I thought it was only the formal Sie, but now I see du and dir capitalized too, just wondering.
Normally, we write “dir” and “du” beginning with a lower case character. But in letters and E-Mails you may also write them capitalized (as you had to write it before 1996).
In 1996 we had a spelling reform, which prohibited the use of capital letters in “du” and “dir”, but later on - I think it was in 2004 or 2005 - the orthography has been revised.
Since that time you may again write “Du” and “Dir” capitalized (in letters and E-Mails).
But it’s always correct to write them with small letters (except at the beginning of the phrase, of course)
thanks for clearing that up, it just seems odd to me.
Nothing odd, just another level of formality (or politeness). I’m pretty sure I’ve seen capitalized “You” and “Your” in letters or legal documents. It’s not that uncommon in Swedish either.
The odd thing (if any) is that there is/was a law against writing “du”/“dir”. Only in Germany, I suppose…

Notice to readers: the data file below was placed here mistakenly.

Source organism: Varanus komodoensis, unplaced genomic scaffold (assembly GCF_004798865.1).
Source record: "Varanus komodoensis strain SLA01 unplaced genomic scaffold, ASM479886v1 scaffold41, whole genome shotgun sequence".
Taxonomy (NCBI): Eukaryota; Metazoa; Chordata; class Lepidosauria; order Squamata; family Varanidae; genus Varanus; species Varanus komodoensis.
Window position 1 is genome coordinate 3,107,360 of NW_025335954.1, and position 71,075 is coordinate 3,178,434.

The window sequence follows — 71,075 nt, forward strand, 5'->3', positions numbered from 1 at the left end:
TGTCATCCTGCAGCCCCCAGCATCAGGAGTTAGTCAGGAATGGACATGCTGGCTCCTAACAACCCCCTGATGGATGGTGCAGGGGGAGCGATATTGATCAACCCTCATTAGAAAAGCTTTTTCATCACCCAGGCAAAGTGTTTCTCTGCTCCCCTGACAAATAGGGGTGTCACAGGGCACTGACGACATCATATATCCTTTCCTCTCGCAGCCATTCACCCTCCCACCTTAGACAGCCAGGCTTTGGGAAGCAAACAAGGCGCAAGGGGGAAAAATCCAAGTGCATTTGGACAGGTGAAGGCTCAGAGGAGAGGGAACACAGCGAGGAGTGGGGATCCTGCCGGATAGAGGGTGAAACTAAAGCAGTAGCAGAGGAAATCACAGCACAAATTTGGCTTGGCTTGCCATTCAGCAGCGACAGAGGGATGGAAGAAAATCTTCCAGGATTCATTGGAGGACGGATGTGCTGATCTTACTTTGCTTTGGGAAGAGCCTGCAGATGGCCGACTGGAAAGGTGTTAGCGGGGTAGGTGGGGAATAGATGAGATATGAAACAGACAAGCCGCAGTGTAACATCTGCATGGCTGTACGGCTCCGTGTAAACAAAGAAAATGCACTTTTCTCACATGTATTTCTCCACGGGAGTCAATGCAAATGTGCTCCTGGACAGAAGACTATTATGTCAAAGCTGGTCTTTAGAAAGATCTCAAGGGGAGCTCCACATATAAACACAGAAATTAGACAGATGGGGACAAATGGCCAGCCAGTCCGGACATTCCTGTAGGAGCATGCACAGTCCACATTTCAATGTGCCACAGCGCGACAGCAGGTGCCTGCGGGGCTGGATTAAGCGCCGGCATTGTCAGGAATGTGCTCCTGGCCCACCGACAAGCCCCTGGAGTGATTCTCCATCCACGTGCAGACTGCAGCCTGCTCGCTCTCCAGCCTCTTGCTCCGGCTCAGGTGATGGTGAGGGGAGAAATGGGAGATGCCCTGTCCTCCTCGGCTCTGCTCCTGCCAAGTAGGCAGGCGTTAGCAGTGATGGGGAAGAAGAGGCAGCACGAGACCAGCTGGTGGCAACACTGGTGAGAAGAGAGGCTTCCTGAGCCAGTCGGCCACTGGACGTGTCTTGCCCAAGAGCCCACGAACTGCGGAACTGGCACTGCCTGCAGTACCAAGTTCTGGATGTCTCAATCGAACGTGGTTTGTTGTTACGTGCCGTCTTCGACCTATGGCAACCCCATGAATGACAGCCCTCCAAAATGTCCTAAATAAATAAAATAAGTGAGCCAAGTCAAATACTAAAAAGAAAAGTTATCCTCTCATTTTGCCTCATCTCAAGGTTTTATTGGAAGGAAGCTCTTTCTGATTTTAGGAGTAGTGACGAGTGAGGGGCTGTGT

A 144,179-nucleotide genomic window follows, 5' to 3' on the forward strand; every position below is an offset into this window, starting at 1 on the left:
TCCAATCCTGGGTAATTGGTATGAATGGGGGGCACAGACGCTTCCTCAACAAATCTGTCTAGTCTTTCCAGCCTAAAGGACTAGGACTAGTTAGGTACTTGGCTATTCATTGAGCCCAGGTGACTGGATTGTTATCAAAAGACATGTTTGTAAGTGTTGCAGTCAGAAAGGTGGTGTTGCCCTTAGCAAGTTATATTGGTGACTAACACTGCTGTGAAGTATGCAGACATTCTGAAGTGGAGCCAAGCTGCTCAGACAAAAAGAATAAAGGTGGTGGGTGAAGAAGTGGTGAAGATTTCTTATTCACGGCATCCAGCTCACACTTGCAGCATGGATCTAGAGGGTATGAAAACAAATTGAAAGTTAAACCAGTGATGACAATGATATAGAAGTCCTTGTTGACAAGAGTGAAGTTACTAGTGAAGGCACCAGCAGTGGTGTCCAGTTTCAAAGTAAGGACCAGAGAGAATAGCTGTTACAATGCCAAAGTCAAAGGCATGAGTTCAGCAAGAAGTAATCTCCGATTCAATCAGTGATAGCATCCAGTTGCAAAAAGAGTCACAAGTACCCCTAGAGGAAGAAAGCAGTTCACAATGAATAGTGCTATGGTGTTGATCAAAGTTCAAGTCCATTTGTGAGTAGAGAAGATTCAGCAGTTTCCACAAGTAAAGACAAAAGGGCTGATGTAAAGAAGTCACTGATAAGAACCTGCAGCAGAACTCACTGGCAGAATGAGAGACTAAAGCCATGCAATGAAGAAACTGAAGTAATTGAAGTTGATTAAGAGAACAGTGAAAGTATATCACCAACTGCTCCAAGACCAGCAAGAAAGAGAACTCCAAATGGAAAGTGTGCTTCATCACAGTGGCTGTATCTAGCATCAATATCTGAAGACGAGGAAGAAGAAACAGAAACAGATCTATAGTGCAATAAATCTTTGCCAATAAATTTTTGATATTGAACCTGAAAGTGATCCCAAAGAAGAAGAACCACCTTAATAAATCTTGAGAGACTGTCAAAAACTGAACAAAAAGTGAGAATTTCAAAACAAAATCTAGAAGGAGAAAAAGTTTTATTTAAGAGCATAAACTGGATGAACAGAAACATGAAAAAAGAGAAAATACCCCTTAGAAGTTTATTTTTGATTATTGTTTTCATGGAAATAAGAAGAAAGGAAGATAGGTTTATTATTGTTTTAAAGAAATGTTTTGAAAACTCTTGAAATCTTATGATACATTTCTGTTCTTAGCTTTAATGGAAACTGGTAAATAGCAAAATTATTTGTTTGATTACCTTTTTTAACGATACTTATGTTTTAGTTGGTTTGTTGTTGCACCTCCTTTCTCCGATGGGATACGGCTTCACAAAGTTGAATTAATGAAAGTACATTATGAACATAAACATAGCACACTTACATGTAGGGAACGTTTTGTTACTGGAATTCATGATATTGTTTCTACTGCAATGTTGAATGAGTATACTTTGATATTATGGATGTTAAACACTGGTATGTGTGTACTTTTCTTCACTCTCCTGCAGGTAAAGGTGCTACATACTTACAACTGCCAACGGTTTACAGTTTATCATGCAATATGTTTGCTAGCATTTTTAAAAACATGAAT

It’s a way of being polite to someone with whom you are on familiar terms
Ah Jeff, you got there just before me!
That would be completely wrong in English, you should never ever use “You” and “Your” in informal situations as a way of being polite in English. You can be polite in your choice of words not by using “You”, whereas you can be polite by using “Du” in German.
Legal documents are quite another matter as any word can commence with a capital depending on the context, even Client, Company etc etc.
@jeff: I admit, the word “prohibit” maybe was the wrong choice. So you wouldn’t get arrested if you wrote “Du” instead of “du” between 1996 and 2004. (I was, of course, only referring to the grammar rules and the correct spelling).
But if you consider the increasing amount of restrictions (esp. concerning the music industry), it’s possibly only a matter of time when you will get prosecuted only for a wrong orthography (particularly if you imitate the wrong spelling of another person, who might have the copyright on his creation).